Zionsville Times Sentinel

Commentary

April 24, 2013

‘Chemical Reaction’ poses safety questions

Most claim it all started in Levittown, N.Y. After World War II, there was an immediate need for homes for the millions of returning service men and women. William Levitt saw opportunity and quickly set up thousands of mass-produced, look-alike, cracker-box homes, side by side in what has become known as the subdivision.

With their lawn-centered front yard reaching out to the street, these homes became the definition of the new lifestyle for beginning families. Lawn obsession was quickly adopted by these up and coming young Americans. The Garden Clubs of America and the U.S. Golf Association also influenced homeowners to develop the ideal lawn.

Seizing the opportunity, chemical companies that were no longer producing poison gas for wartime, shifted back to lawn chemicals. With constant ads suggesting owners out-compete their neighbors for the best lawn — “Live the American Dream” — chemical companies kept their factories working at wartime high levels. And it’s only gotten worse since then.

See Wednesday's Times Sentinel for the full story.

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  • Travel track record remains 'perfect' I may have mentioned I have a track record for traveling to places at "interesting" times: hurricane, monsoon and rattlesnake seasons, for example. My track record continues to build. I was in Seattle for measles season. OK, it wasn't so much a season as an "exposure."

    April 16, 2014

  • Want better teacher ratings? Ask the kids The state may be back where it started, encumbered with a flawed teacher grading system, a year after implementing what were meant to be tough new standards. That was the general consensus of the State Board of Education days after teacher evaluation data were released last week. Of 50,000 public school teachers graded by their principals, less than one-half of 1 percent were deemed “ineffective.”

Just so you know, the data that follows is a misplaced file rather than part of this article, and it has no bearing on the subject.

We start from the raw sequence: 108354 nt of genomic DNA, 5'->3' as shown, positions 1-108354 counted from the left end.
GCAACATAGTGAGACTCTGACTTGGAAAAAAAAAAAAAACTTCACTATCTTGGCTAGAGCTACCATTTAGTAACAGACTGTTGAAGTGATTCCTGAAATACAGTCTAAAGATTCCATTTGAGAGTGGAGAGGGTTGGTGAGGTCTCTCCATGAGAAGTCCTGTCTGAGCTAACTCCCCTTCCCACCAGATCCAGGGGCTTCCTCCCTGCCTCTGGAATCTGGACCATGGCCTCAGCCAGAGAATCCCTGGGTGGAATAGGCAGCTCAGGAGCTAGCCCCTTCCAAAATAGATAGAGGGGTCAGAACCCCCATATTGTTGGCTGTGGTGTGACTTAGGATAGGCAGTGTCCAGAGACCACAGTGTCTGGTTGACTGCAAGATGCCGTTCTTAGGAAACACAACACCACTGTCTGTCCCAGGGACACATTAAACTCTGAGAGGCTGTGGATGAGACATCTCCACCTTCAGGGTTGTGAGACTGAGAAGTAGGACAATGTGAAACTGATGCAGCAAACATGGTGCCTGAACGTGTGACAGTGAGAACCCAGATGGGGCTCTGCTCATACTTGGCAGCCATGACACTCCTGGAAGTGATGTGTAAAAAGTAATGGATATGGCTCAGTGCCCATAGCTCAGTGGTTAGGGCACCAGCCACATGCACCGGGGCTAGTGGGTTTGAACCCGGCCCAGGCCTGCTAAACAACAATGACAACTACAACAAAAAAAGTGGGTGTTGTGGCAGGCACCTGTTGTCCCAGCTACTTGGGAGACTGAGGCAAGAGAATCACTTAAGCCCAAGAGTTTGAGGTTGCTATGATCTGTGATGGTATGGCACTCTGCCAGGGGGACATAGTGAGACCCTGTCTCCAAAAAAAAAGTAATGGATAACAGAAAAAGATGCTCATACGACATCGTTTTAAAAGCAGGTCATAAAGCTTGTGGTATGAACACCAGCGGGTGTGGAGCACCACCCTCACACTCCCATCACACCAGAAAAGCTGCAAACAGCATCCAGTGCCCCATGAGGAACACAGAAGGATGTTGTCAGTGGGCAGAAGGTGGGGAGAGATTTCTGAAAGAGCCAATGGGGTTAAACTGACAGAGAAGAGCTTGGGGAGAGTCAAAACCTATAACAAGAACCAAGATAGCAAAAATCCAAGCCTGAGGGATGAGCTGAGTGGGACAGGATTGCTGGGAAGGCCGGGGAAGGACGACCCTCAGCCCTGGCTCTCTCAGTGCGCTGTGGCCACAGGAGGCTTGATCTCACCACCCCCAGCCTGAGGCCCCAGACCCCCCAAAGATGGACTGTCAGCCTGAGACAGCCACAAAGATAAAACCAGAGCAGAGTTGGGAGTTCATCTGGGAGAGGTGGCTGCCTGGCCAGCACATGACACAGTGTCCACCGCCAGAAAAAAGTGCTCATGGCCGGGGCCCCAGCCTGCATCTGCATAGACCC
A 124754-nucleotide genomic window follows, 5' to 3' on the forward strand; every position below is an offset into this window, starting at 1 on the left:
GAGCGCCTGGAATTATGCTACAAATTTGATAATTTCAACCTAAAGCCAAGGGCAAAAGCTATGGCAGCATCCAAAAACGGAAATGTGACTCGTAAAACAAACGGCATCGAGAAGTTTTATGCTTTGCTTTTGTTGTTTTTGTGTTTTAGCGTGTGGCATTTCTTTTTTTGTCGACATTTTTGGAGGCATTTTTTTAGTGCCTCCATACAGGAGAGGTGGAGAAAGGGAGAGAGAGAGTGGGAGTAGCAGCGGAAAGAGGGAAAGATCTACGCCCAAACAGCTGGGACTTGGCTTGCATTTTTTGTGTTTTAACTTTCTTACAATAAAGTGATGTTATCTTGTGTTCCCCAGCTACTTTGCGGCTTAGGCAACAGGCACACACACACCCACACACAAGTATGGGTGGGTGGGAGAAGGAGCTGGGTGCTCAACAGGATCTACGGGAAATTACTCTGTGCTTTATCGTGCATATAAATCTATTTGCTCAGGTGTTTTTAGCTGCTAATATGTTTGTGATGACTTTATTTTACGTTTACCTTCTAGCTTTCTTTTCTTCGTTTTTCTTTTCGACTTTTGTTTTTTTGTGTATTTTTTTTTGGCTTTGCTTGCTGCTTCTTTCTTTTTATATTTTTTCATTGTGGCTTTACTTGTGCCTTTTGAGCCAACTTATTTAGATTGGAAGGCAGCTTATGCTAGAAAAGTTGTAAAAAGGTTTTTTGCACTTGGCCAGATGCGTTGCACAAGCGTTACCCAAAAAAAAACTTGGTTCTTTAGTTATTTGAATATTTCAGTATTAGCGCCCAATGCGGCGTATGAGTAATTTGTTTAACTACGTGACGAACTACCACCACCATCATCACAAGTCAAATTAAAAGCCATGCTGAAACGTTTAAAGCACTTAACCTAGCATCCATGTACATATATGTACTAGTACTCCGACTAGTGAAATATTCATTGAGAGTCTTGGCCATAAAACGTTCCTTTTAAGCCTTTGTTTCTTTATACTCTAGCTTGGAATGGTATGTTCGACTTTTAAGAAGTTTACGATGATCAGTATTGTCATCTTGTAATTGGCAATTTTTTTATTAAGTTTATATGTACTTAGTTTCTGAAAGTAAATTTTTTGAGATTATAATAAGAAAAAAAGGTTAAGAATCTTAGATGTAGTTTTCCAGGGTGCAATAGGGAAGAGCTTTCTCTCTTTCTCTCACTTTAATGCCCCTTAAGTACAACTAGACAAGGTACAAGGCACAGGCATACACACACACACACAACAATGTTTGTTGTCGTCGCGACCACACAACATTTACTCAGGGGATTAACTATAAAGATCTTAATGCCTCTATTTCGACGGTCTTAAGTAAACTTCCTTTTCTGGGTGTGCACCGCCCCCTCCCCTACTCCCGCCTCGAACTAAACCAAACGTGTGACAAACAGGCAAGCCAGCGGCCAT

April 16, 2014

  • Spring into warm-weather activities safely Of course. Mother Nature finally supplies a day of sunshine and warmth inspiring kiddos to run outside; moments later a bike wreck brings the fun to a screeching halt. Fortunately, a bandage and a kiss remedy the skinned knee. The incident also offers this mom an important reminder. After a winter fighting bitter cold and piles of snow we are all anxious to finally get outside. In the rush to enjoy days of sunshine, pausing to recap a few safety rules ensures the days go smoothly.

    April 16, 2014

  • Add 'ups' to your spring to prevent Injury Welcome back spring! We all missed you so much and can’t wait to be outside soaking up every wonderful thing you have to offer. Our bodies are ready for the activity, fresh air, and a healthy level of UV rays. I can’t wait to mulch, bike, plant, 5k, swing, dig ... well, maybe not mulch. As you fly recklessly into your spring favorites and to-do lists, use these tips to care for your body to maximize your efforts and keep you safe.

    April 16, 2014

  • No Internet for blind date checks in Dark Ages A friend posted on her Facebook last week that it was her 23rd anniversary. That number in itself was pretty noteworthy in this day and age, but what made it noteworthy for me was that she was married to a man she met on a blind date.

    April 16, 2014

  • Anything goes at Beef & Boards Eighty years ago native Hoosier Cole Porter wrote the music and lyrics for “Anything Goes.” Six days ago it opened at Beef & Boards dinner theater. The show, which is a fun, music-filled voyage aboard the SS American, proves yet again that there is more than corn in Indiana.

    April 9, 2014

  • House Ethics Committee faces first major probe since 1997 Steering lawmakers through a rewrite of the state’s criminal code won House Judiciary Chairman Greg Steuerwald bipartisan accolades this year.

    April 9, 2014

  • Frontier Airlines fouls, strikes out I've been fortunate to have traveled frequently — mostly in a past life, prior to returning to the newspaper business. I knew things had changed, but I'd flown since 9-11 and thought I was pretty much up to speed on policies when I traveled to Washington state at the end of March.

    April 9, 2014

  • To save or not to save ash trees? Since arriving in the United States around 15 years ago, the Emerald Ash Borer has proven to be a devastating pest of green and white ash. To date, it has killed millions of ash trees and, if left untreated, appears to result in 100 percent mortality of infested trees.

    April 9, 2014

  • Eating as if life depends on it Back in the spring of 2008, I was fortunate to have heard two nationally respected authors speak in Indy.

    April 9, 2014

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